Catholic Diocese of Pittsburgh

Catholic Church of England and Wales

More than 1,000 pilgrims from the Catholic Diocese of Pittsburgh will be in Philadelphia to attend the World Meeting of Families Congress. But the bigger draw is the pontiff's first visit to the United States.

Bishop David Zubik announced Wednesday the Catholic Diocese of Pittsburgh will no longer charge to annul marriages.

The diocese is answering the call of Pope Francis, who previously proposed the elimination of all fees related to sacraments, including marriage, and in this case, the annulment of that union. According to the Rev. Thomas Kunz, judicial vicar for the Diocese of Pittsburgh, the annulment fees have prevented some Catholics from experiencing the sacraments within the church.

The leader of the Catholic Diocese of Pittsburgh was hoping to raise $125 million in a first of its kind campaign for the diocese “to strengthen parishes and evangelize.”

The Our Campaign for The Church Alive instead brought in $230 million in pledges with nearly $63 million received to date.  “I continued to emphasize this campaign was really not about the money, it was about continuing the work of the church,” said Bishop David Zubik.  “ It (the amount pledged) shows that our people love their faith and are willing to make sacrifices for it.”

The Catholic Diocese of Pittsburgh is holding its third annual Fortnight for Freedom, which promotes religious freedoms for all according to the church. This year the theme is freedom to serve the poor and vulnerable, in accordance with the Catholic teachings.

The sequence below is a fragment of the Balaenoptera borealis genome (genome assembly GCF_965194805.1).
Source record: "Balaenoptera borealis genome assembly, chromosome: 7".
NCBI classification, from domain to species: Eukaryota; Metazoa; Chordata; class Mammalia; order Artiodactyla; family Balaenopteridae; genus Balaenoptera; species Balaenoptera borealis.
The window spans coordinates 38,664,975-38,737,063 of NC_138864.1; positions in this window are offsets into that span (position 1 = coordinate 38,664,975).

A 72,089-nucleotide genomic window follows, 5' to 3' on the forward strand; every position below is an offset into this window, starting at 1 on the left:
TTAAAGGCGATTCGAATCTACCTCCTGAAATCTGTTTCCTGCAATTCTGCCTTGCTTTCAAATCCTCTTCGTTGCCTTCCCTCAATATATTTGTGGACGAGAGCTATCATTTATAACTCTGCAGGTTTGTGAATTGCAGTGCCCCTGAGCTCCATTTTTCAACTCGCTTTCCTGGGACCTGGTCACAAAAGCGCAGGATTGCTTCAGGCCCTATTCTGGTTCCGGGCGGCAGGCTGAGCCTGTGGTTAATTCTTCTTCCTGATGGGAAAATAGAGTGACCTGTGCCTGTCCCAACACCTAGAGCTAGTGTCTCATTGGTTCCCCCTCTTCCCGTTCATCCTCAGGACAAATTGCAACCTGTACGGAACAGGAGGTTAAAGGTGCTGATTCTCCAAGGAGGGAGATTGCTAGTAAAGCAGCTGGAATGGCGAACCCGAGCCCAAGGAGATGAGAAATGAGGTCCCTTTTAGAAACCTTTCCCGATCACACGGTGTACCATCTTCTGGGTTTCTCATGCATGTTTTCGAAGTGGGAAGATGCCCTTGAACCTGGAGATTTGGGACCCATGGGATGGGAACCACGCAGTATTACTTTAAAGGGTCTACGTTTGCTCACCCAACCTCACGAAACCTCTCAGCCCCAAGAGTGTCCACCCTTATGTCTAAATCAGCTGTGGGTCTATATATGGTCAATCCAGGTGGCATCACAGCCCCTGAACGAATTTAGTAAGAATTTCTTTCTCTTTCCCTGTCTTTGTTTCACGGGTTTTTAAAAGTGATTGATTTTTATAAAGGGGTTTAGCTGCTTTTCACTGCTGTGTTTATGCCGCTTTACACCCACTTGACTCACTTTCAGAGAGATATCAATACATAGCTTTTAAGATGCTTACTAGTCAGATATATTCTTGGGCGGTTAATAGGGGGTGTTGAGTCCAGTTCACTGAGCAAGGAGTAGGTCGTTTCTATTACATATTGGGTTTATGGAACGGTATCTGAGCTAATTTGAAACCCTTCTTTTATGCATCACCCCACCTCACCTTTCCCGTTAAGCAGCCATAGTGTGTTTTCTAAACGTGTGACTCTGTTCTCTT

“After extensive analysis and prayer,” the Catholic Diocese of Pittsburgh Bishop David Zubik has decided to move forward with the closure of four facilities.

He announced Sunday plans to close the Holy Child Catholic Elementary School along with the St. Ignatius, Blessed Virgin Mary and St. Barnabas church buildings.

According to Michael Latusek, superintendent of Pittsburgh Catholic Diocese schools, enrollment for the K-8 school has dwindled over the years.

A 110-year-old church is one of three closing next month as the Catholic Diocese of Pittsburgh merges two parishes with dwindling membership in the Monongahela River valley.

The historic St. Anthony Church was merged with Transfiguration Church in 2011 to create the new St. Damien of Molokai parish in Monongahela, a depressed former mill town. Both church buildings had remained open as worship sites, however.

Lawyers for the federal government and two Pennsylvania Catholic dioceses say a central question in a lawsuit over Affordable Care Act mandates is how to define a "substantial burden" as it relates to religious beliefs.

The oral arguments took place Wednesday in Pittsburgh. The Pittsburgh and Erie dioceses object to the new federal health care law and are suing the federal government to seek an exemption.

Deanna Garcia / 90.5 WESA

Members of the group Survivors Network of those Abused by Priests (SNAP) is taking news about two abuse case settlements to call on the Catholic Diocese of Pittsburgh to better notify the public when a priest has been accused of sexual misconduct.

The priests in question had both worked in Pittsburgh, though the abuse allegations come from other places they worked.